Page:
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The following article was posted on April 24th, 2013, in the New Times - Volume 27, Issue 39 [ Submit a Story ]
The following articles were printed from New Times [newtimesslo.com] - Volume 27, Issue 39

Hulk smash Second Amendment jurisprudence

BY PATRICK M. KLEMZ

Lou Ferrigno did not die, but he had to make us think that he was dead until he learned to control the raging spirit that dwells within him.

The former bodybuilder and co-star of the CBS series The Incredible Hulk—from which that melodramatic opening line was cribbed—became a reserve sheriff’s deputy in Los Angeles and San Luis Obispo counties. The San Luis Obispo County Bar Association invited Ferrigno to speak at a Second Amendment colloquium alongside SLO County Sheriff Ian Parkinson and news anchor-turned-public information officer Tony Cipolla. The event drew a small crowd of jurists to the Madonna Inn on April 18.

The Association was host to the event as a continuing legal education session designed to keep local attorneys up with state licensing requirements. Ferrigno mainly discussed the need for communication in preventing tragedies like the attack at Sandy Hook Elementary, but also voiced some concern about recent federal gun control efforts.

“You must remember that this country was built with guns and the Second Amendment,” Ferrigno said.

Ferrigno played David Banner’s monstrous alter ego (Bill Bixby played the mild Banner) in the popular television series that ran from 1978 to 1982. His reserve deputy responsibilities include helping with search and rescue operations.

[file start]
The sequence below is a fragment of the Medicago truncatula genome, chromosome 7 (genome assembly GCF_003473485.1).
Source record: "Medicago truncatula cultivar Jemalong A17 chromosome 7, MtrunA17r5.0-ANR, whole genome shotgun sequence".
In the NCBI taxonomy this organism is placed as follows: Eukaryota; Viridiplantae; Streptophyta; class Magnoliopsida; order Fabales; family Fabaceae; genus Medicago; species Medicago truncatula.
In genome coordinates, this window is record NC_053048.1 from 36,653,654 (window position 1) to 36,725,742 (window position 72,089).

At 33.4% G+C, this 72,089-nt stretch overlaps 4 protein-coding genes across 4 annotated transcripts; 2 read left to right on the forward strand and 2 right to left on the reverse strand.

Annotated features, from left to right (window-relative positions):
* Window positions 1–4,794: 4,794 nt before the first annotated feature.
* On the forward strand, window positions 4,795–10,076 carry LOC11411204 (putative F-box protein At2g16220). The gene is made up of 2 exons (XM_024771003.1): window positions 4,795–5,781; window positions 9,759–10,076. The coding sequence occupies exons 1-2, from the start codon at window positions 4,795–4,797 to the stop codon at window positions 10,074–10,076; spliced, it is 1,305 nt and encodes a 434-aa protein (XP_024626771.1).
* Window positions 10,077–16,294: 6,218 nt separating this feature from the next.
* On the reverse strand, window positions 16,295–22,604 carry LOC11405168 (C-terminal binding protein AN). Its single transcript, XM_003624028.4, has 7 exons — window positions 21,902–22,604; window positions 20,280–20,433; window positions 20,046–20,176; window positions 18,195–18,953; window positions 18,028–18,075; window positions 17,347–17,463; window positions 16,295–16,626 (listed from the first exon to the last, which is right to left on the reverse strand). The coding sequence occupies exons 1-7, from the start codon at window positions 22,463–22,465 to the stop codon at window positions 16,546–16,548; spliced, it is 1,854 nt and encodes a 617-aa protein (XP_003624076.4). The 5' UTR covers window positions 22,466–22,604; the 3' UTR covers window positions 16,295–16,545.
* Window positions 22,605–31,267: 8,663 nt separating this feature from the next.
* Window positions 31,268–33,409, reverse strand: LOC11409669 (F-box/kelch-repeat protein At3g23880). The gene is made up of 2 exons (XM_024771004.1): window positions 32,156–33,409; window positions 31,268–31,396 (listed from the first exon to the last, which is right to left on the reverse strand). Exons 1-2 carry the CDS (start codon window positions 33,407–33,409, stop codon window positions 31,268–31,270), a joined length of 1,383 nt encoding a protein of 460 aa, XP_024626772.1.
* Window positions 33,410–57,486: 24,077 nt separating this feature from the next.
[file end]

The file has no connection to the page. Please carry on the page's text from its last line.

Parkinson spoke more extensively about gun control. The generally popular law enforcement official raised some liberal ire in February when he wrote a letter informing Joe Biden he wouldn’t enforce laws that take guns out of the hands of law-abiding county residents.

Parkinson explained at the colloquium that his intention with the letter was to provide his personal perspective on how emotional knee-jerk reactions to tragedies like Sandy Hook might lead to bad legislation.

“I know that didn’t make some people very happy,” Parkinson said. “But I also know that I have 30 years of experience in law enforcement, so I feel that I have a good perspective.”

California legislators have introduced 26 bills this session to ratchet up state gun regulation. Parkinson remarked that a total concealed carry ban in California, as some have suggested, would leave guns in the hands of three classes of people: law enforcement, the military, and criminals. However, he also commented on the opposite extreme.

“I don’t want to live in Arizona,” Parkinson said. “I don’t want to walk down the street with people who have guns on their waists.”